playing-the-odds-in-macau

Playing the odds in Macau

Galaxy Entertainment's CFO, Nigel Morrison, discusses the flagship StarWorld property and the company's strategy for capitalising on Macau's booming gaming market.
Nigel Morrison joined Galaxy Entertainment as chief financial officer earlier this year, attracted by the opportunity of a lifetime to be at the forefront of the industry, work with new technology, grow market share and build new businesses.

ôMacau is an incredible place to be. ThereÆs an explosion of gaming, of new technology and new properties. ItÆs a fascinating and challenging environment to be in for people in the gaming industry,ö he says.

Morrison spent 18 years in the casino business and was the first CFO of the Crown Casino complex in Melbourne and afterwards became COO. Prior to joining Galaxy, he was the CEO of the Federal Group û the largest private casino and gaming company in Australia.

GalaxyÆs flagship property, the StarWorld Hotel and Casino, opened in October 2006 on peninsula Macau and, on its own, has a market share of 12%. ôWe are very pleased with its progress as a casino. We think it has great potential. It has an excellent location and we are continuing to invest in it,ö says Morrison.

In addition the company owns CityClubs which operates four casinos on a joint-venture basis. Galaxy reported revenue of HK$6.3 billion ($810 million) for the six months ending June 30, of which StarWorld's VIP rooms accounted for HK$2.63 billion on bets of HK$92.5 billion.

The key to maintaining the profitability of a casino in Macau, Morrison says, is understanding the volatility inherent in baccarat, the most popular table game in Macau among both the high-rollers and the mass market. But it is particularly important to get it right in the VIP rooms where the big bets are made.

ôYou have to be able to work out that what is happening in the high-roller rooms is within the bounds of normality. ItÆs mostly statistics û understanding normal distribution and standard deviation,ö he says.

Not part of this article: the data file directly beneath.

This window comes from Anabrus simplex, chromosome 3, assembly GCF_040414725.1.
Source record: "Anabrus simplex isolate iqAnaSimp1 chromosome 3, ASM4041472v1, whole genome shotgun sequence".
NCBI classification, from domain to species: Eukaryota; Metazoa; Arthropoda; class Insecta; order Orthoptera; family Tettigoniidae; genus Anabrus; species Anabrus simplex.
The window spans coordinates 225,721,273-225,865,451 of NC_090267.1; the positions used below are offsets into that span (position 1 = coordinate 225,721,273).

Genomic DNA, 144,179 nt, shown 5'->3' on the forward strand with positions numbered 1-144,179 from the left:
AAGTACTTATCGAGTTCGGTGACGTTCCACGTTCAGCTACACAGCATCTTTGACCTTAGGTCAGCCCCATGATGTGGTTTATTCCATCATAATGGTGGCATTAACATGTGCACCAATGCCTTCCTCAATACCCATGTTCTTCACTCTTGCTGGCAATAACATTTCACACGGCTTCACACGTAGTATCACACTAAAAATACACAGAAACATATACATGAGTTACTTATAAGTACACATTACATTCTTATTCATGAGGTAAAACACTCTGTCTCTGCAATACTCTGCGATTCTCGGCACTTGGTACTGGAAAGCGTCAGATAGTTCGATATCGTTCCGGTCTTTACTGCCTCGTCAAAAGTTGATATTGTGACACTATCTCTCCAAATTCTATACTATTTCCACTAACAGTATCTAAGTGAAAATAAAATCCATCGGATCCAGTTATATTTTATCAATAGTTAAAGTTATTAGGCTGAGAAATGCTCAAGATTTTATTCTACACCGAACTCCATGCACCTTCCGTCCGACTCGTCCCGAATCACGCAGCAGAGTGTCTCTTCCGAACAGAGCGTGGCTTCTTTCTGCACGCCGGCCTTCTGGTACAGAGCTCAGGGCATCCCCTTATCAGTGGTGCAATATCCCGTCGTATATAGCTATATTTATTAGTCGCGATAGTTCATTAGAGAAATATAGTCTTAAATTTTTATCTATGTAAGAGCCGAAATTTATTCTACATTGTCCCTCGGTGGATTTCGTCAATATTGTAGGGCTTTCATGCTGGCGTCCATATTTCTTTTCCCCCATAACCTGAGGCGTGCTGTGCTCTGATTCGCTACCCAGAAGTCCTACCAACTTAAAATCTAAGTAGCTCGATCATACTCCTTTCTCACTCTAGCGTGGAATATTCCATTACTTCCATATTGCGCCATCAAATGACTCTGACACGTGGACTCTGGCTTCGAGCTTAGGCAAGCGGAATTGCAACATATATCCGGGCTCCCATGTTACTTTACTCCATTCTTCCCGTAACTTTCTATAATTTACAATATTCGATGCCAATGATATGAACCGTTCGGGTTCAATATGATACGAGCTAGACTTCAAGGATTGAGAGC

The theoretical house advantage for baccarat is just over 1.3%, which means that for every $100 bet, the house should make $1.30. But the problem is that you need to play a lot of hands before arriving at that point. ôAlong the way you can win or lose 10% which could translate into losses of hundreds of millions a year,ö Morrison says.

The outcome depends to a large extent on how the game is structured. Casinos have to decide on the maximum bet whether it be hundreds of thousands of dollars or even as high as one, two or three million dollars. This decision conditions how much business is done at a certain level. While there are always a lot of players willing to play at a lower level there are only a few that play at the level of the maximum bet. But it is a fine call because if the maximum bet is too low the casino can lose the client. But if the maximum bet is set too high and there isnÆt enough volume, this can expose the casino to the risk of high losses.

ôYou really need to understand what your maximum bet is, and the implications of that for your cashflow in the business. So you need to have enough cash to protect yourself if you do have a losing streak.ö